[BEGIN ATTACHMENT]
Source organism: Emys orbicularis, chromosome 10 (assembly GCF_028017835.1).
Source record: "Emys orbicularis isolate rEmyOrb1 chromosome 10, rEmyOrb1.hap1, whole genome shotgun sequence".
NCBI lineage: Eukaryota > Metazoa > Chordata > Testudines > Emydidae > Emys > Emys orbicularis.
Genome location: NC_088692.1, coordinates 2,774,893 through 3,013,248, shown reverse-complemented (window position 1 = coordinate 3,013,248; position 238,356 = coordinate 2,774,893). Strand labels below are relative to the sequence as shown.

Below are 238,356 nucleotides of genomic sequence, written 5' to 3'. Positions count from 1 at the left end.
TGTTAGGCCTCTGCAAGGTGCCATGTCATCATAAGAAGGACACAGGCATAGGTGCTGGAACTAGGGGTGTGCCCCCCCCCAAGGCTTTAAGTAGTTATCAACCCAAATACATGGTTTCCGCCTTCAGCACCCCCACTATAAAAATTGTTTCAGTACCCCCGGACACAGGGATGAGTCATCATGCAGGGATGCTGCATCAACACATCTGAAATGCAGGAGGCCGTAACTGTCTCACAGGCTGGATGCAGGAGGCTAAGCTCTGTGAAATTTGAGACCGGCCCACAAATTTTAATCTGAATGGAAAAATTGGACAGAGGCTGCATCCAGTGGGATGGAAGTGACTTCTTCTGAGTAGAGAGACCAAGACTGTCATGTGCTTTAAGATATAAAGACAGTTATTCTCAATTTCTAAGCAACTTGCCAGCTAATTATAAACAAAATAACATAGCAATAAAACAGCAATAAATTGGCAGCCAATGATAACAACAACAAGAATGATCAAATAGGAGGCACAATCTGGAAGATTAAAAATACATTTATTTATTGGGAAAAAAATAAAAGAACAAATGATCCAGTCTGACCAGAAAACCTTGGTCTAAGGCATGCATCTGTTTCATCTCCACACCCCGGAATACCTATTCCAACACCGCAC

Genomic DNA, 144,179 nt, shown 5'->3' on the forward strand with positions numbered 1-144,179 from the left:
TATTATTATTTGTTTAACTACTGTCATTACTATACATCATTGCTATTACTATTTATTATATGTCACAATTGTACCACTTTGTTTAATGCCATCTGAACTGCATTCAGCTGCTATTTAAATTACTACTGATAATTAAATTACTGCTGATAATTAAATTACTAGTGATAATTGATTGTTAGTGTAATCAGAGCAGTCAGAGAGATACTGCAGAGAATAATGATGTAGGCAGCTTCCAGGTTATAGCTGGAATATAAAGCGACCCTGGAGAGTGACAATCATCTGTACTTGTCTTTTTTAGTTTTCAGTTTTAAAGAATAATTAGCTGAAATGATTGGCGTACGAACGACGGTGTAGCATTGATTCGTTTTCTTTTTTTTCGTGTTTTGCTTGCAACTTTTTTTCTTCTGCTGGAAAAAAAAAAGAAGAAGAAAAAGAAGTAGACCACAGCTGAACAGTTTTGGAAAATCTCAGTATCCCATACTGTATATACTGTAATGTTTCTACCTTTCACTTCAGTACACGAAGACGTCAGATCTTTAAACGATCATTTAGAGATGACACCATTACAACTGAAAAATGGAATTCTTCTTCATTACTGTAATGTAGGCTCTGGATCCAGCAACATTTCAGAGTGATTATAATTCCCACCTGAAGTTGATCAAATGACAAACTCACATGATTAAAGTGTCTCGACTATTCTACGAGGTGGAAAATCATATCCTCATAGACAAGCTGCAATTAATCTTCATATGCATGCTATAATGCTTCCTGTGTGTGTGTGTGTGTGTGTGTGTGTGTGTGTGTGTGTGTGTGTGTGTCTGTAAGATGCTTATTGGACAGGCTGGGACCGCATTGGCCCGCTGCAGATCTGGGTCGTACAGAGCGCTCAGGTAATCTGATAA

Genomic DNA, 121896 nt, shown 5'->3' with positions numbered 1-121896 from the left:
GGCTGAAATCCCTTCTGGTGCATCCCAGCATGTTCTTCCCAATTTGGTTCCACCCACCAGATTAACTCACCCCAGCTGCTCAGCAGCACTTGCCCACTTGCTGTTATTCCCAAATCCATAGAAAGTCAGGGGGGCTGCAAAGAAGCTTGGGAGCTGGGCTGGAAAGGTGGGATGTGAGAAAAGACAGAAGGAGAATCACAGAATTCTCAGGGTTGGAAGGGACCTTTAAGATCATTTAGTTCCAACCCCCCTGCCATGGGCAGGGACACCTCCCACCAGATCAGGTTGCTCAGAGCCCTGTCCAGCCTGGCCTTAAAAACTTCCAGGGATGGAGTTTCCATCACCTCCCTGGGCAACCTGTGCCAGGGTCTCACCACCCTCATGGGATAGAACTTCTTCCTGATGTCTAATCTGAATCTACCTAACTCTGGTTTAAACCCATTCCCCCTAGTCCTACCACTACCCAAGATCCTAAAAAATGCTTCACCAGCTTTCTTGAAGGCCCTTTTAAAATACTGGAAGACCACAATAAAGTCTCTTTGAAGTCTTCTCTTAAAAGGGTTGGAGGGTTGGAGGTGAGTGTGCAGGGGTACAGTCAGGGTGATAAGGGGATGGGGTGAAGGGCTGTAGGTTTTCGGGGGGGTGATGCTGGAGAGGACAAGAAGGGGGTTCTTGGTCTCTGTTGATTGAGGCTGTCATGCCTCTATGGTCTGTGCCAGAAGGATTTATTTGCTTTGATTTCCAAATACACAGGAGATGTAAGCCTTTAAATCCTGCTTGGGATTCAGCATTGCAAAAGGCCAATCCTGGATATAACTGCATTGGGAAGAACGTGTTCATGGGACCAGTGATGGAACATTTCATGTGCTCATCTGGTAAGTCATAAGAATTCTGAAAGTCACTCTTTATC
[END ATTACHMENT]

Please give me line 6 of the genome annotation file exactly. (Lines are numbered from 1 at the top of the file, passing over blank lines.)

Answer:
TGTTAGGCCTCTGCAAGGTGCCATGTCATCATAAGAAGGACACAGGCATAGGTGCTGGAACTAGGGGTGTGCCCCCCCCCAAGGCTTTAAGTAGTTATCAACCCAAATACATGGTTTCCGCCTTCAGCACCCCCACTATAAAAATTGTTTCAGTACCCCCGGACACAGGGATGAGTCATCATGCAGGGATGCTGCATCAACACATCTGAAATGCAGGAGGCCGTAACTGTCTCACAGGCTGGATGCAGGAGGCTAAGCTCTGTGAAATTTGAGACCGGCCCACAAATTTTAATCTGAATGGAAAAATTGGACAGAGGCTGCATCCAGTGGGATGGAAGTGACTTCTTCTGAGTAGAGAGACCAAGACTGTCATGTGCTTTAAGATATAAAGACAGTTATTCTCAATTTCTAAGCAACTTGCCAGCTAATTATAAACAAAATAACATAGCAATAAAACAGCAATAAATTGGCAGCCAATGATAACAACAACAAGAATGATCAAATAGGAGGCACAATCTGGAAGATTAAAAATACATTTATTTATTGGGAAAAAAATAAAAGAACAAATGATCCAGTCTGACCAGAAAACCTTGGTCTAAGGCATGCATCTGTTTCATCTCCACACCCCGGAATACCTATTCCAACACCGCAC